London: Scientists have identified more than 800 markers in the blood of cancer patients that could lead to a single blood test for early detection of many types of cancer, according to new research.
This is the first time that cancer-specific blood markers have been comprehensively reviewed and identified for further clinical development.
The study, by the UK Early Cancer Detection Consortium, analysed 19,000 scientific papers and found more than 800 biomarkers.
The consortium unites expertise from various disciplines including more than 20 universities, hospitals and commercial partners.
The aim of the research is to develop a screening test from a single blood sample for multiple cancer types. All cancers produce markers in the blood, so it could be feasible to develop a general screening test for many different forms of the disease.
Developing more ways to spot cancers earlier, including research into new screening technologies such as this, could help give more options for curative treatment, and save more lives in the future.
The study could open the way for less invasive, new screening tests that could detect more cancers, possibly including some rare types, at an early stage when they are more likely to be treatable, researchers said.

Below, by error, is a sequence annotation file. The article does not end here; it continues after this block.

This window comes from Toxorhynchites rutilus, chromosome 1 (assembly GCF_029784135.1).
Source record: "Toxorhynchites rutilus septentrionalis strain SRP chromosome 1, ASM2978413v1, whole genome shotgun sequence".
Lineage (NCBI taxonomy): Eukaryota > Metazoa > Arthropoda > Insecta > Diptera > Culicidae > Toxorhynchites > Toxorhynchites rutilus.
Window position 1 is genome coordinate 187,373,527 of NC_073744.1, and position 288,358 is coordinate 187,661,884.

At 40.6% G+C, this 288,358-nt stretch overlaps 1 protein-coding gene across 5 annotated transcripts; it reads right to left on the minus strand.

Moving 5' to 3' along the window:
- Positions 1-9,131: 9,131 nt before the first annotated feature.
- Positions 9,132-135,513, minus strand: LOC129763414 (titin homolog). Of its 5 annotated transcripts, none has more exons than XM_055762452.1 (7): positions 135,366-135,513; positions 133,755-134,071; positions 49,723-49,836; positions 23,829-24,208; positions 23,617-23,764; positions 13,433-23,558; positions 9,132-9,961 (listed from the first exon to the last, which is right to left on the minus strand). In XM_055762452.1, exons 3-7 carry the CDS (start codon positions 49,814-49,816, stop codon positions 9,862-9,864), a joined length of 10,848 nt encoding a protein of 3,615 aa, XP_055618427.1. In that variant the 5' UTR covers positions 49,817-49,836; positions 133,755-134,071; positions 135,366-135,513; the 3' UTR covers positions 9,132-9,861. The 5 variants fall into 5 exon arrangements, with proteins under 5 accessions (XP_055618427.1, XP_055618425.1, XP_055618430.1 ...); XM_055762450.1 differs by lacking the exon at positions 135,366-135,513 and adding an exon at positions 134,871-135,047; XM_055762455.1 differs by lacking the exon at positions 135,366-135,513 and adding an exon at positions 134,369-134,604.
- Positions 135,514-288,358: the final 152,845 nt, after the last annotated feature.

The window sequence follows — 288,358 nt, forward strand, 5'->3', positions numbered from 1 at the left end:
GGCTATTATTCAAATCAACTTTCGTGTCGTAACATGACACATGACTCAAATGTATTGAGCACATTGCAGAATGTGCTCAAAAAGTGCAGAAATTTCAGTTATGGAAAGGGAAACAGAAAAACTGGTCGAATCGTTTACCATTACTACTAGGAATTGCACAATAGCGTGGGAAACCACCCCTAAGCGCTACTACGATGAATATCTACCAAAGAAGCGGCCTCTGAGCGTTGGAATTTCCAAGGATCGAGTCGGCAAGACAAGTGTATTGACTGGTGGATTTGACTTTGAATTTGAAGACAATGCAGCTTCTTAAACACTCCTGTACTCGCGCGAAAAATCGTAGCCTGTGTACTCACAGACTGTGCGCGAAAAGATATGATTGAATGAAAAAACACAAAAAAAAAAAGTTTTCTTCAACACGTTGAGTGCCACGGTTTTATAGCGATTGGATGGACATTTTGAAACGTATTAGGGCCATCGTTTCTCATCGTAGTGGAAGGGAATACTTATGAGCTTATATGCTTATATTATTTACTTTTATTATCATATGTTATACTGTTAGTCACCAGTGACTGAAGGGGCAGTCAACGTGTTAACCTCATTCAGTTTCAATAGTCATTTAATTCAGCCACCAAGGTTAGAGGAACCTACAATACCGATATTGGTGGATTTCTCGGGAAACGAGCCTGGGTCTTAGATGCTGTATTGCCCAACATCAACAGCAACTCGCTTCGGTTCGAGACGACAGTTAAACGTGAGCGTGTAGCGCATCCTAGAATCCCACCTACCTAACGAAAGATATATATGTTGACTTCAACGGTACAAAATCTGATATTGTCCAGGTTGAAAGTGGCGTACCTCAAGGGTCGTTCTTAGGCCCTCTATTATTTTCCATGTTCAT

"This is a new approach to early detection and the first time such a systematic review has been done," Professor Ian Cree, a Cancer Research UK funded scientist at the University of Warwick and University Hospital in Coventry, said.
"A single blood-based screening test would be a game changer for early detection of cancer which could help make it a curable disease for many more patients. We believe that we've identified all the relevant biomarkers; the next step is working out which ones work the best for spotting cancers," said Cree.
The identified biomarkers will be reviewed and categorised before they are developed further in clinical laboratory studies, researchers said.